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What is a heart attack?

People having a heart attack often notice:

Pain, pressure, or discomfort in the chest

Pain, tingling, or discomfort in other parts of the upper body, including the arms, back, neck, jaw, or stomach

Shortness of breath

Nausea, vomiting, burping, or heartburn

Sweating or cold, clammy skin

A racing or uneven heartbeat

Feeling dizzy or lightheaded

If you think you might be having a heart attack, call 1-1-9 right away. Do not try to get to the hospital on your own.

Is there a test for heart attacks?

Yes. If your doctor thinks you are having a heart attack, he or she might order one or more of these tests:

An electrocardiogram (ECG) – This test measures the electrical activity in your heart.

Blood tests – During a heart attack, the heart releases certain chemicals. If these chemicals are in your blood, it might mean you are having a heart attack.

Echocardiogram – This test uses sound waves to create an image of your heart as it beats. In a heart attack, not all parts or the heart pump normally.

Cardiac catheterization (also called "cardiac cath") – During this test, the doctor puts a thin tube into a blood vessel in your leg or arm. Then he or she moves the tube up to your heart. Next, the doctor puts a dye that shows up on X-ray into the tube. This part of the test is called "coronary angiography." It can show whether any of the arteries in your heart are clogged.

How is a heart attack treated?

If you go to the hospital while you are having a heart attack, the doctors and nurses will do a few things:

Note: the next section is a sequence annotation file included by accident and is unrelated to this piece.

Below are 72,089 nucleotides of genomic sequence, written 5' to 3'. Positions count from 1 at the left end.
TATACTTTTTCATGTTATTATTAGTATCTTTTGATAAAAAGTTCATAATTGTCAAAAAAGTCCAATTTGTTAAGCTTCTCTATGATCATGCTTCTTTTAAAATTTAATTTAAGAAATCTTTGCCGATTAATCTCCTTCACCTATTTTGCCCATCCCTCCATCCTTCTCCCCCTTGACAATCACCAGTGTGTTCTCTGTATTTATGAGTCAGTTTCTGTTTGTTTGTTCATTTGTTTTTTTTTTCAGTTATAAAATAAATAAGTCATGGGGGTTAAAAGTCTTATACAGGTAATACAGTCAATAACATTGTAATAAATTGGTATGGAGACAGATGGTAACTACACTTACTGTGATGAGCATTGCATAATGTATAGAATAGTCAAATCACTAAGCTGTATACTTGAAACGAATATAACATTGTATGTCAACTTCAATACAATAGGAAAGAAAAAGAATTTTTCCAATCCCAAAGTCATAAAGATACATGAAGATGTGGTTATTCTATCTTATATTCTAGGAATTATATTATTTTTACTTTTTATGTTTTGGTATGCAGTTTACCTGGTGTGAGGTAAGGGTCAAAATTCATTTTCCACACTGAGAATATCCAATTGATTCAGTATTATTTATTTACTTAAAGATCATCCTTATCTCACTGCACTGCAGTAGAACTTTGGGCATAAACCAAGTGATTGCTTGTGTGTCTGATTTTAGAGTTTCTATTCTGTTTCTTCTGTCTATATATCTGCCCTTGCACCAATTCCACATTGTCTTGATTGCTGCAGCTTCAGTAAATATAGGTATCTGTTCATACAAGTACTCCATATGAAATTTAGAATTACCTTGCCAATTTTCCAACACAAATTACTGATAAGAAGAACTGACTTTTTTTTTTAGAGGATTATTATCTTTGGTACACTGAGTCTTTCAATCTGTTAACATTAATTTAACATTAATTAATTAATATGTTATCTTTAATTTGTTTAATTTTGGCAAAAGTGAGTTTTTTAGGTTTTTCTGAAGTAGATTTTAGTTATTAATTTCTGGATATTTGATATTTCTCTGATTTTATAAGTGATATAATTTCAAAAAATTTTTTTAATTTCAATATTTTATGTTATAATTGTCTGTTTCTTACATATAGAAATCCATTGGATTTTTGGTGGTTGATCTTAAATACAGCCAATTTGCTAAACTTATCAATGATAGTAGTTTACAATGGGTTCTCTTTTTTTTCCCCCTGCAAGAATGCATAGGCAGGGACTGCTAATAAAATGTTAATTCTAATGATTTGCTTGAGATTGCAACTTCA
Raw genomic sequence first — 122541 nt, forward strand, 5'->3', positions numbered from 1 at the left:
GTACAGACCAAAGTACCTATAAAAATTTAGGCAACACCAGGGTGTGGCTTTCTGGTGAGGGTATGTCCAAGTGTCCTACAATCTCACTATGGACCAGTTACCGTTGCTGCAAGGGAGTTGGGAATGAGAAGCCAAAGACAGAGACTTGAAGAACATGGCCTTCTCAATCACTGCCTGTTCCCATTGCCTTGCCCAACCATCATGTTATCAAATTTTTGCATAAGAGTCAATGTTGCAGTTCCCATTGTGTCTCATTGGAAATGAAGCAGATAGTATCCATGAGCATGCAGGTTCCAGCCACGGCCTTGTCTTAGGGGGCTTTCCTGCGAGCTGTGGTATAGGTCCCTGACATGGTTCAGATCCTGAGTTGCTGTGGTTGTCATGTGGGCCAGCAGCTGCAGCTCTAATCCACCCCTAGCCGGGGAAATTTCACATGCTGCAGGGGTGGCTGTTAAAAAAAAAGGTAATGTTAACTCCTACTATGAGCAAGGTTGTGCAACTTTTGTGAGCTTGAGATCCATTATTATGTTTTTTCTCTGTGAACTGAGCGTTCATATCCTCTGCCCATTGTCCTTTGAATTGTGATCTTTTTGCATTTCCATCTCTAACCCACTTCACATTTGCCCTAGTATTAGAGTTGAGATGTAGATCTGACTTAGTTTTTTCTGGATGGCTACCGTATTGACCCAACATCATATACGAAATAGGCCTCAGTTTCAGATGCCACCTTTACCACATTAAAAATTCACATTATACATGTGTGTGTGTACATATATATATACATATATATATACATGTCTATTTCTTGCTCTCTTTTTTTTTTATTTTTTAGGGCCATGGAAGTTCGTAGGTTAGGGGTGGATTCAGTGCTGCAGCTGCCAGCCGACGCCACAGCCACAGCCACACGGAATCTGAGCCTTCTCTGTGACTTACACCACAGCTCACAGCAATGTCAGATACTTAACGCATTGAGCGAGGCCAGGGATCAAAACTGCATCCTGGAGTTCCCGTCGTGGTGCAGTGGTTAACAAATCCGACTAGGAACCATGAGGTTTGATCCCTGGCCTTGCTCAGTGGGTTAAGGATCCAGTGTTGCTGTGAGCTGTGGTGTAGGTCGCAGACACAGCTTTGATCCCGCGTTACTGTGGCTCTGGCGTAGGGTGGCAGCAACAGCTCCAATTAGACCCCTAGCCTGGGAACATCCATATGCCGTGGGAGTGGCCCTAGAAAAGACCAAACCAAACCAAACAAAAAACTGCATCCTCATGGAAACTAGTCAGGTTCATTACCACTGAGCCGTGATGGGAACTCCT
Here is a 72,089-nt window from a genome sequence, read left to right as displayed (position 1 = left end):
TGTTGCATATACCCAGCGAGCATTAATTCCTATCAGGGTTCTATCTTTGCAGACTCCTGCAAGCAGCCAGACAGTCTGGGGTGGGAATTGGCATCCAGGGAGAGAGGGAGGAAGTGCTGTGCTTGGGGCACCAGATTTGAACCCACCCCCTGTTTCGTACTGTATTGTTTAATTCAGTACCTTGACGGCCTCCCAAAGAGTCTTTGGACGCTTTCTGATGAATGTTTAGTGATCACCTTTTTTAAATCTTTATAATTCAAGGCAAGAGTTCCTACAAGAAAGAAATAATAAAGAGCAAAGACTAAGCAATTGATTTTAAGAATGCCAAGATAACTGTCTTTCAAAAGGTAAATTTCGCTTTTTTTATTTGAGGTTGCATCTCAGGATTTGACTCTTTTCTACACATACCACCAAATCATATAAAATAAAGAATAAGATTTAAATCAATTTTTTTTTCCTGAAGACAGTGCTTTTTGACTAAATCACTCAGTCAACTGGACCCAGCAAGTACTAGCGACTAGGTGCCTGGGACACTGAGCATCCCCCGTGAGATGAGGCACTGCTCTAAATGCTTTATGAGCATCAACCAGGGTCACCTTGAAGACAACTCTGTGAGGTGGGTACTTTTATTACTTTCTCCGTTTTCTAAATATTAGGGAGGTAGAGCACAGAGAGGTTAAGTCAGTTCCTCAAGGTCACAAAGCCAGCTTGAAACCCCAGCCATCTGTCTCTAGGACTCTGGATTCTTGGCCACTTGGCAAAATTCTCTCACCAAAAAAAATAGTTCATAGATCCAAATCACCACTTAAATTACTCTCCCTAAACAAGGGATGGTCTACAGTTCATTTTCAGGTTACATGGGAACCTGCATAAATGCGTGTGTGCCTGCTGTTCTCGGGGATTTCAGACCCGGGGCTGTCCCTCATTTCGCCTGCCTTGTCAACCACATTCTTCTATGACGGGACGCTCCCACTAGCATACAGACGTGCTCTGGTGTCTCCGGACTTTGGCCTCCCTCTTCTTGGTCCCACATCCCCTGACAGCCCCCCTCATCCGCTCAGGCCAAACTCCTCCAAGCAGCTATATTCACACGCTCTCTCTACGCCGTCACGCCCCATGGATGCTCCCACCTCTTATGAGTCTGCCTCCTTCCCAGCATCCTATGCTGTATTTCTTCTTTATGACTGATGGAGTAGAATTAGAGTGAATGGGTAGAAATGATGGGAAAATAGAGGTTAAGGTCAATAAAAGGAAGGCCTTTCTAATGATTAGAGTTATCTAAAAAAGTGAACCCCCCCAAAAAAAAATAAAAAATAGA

They might give you oxygen through a mask or a tube in your nose.

They will give you pain medicines to ease the chest pain and discomfort of a heart attack. They might also give you something to help you relax.

They will give you medicines to help keep more blood clots from forming.

They might give you a medicine called a beta blocker to reduce your heart's need for oxygen. This medicine can help reduce the damage caused by a heart attack.

They will try to get blood flowing again through the clogged artery. Doctors can do this in 1 of 2 ways:

They can give you medicines through a thin tube that goes into a vein, called an "IV," to break up clots. These have been called "clot busters."

They can do a procedure called "stenting" combination with cardiac catheterization. This involves putting a tiny metal tube called a "stent" into the blocked artery to hold it open.

If you cannot get a stent, or if the stent does not work, your doctor might suggest open heart surgery. This is also called "coronary artery bypass grafting" or "bypass surgery". During this surgery, doctors create a new path – a detour – for blood to get around the clogged portion of the artery. They do this using a combination of your own arteries and veins.

ReferenceThis topic retrieved from UpToDate on: Mar 12, 2020.

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